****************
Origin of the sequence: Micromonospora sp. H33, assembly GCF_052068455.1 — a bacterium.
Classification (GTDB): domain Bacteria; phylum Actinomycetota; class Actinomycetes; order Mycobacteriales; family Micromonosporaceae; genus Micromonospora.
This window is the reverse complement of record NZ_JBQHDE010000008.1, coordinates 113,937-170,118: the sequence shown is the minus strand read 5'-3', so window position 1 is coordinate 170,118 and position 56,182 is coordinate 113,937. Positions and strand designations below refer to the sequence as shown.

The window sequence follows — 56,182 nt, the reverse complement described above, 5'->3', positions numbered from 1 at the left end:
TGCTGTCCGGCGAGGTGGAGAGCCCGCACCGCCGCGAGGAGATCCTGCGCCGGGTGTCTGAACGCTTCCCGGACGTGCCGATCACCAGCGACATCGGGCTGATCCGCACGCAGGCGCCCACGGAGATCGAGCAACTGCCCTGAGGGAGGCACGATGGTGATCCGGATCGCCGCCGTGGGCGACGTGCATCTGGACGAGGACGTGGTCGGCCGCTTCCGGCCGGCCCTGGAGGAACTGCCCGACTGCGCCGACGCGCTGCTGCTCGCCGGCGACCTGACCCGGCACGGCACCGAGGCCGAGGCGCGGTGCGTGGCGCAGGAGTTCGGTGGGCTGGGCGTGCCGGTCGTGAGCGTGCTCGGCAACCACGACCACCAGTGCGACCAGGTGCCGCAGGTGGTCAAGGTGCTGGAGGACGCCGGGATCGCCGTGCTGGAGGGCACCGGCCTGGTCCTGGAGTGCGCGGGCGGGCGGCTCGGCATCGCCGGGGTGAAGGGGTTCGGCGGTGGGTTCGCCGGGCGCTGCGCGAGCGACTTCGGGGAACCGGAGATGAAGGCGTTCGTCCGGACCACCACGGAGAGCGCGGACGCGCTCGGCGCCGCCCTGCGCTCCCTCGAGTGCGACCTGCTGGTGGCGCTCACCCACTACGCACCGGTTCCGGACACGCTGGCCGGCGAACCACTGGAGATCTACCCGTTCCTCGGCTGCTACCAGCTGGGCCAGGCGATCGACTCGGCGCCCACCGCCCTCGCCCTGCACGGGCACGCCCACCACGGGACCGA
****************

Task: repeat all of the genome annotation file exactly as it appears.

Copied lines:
Origin of the sequence: Micromonospora sp. H33, assembly GCF_052068455.1 — a bacterium.
Classification (GTDB): domain Bacteria; phylum Actinomycetota; class Actinomycetes; order Mycobacteriales; family Micromonosporaceae; genus Micromonospora.
This window is the reverse complement of record NZ_JBQHDE010000008.1, coordinates 113,937-170,118: the sequence shown is the minus strand read 5'-3', so window position 1 is coordinate 170,118 and position 56,182 is coordinate 113,937. Positions and strand designations below refer to the sequence as shown.

The window sequence follows — 56,182 nt, the reverse complement described above, 5'->3', positions numbered from 1 at the left end:
TGCTGTCCGGCGAGGTGGAGAGCCCGCACCGCCGCGAGGAGATCCTGCGCCGGGTGTCTGAACGCTTCCCGGACGTGCCGATCACCAGCGACATCGGGCTGATCCGCACGCAGGCGCCCACGGAGATCGAGCAACTGCCCTGAGGGAGGCACGATGGTGATCCGGATCGCCGCCGTGGGCGACGTGCATCTGGACGAGGACGTGGTCGGCCGCTTCCGGCCGGCCCTGGAGGAACTGCCCGACTGCGCCGACGCGCTGCTGCTCGCCGGCGACCTGACCCGGCACGGCACCGAGGCCGAGGCGCGGTGCGTGGCGCAGGAGTTCGGTGGGCTGGGCGTGCCGGTCGTGAGCGTGCTCGGCAACCACGACCACCAGTGCGACCAGGTGCCGCAGGTGGTCAAGGTGCTGGAGGACGCCGGGATCGCCGTGCTGGAGGGCACCGGCCTGGTCCTGGAGTGCGCGGGCGGGCGGCTCGGCATCGCCGGGGTGAAGGGGTTCGGCGGTGGGTTCGCCGGGCGCTGCGCGAGCGACTTCGGGGAACCGGAGATGAAGGCGTTCGTCCGGACCACCACGGAGAGCGCGGACGCGCTCGGCGCCGCCCTGCGCTCCCTCGAGTGCGACCTGCTGGTGGCGCTCACCCACTACGCACCGGTTCCGGACACGCTGGCCGGCGAACCACTGGAGATCTACCCGTTCCTCGGCTGCTACCAGCTGGGCCAGGCGATCGACTCGGCGCCCACCGCCCTCGCCCTGCACGGGCACGCCCACCACGGGACCGA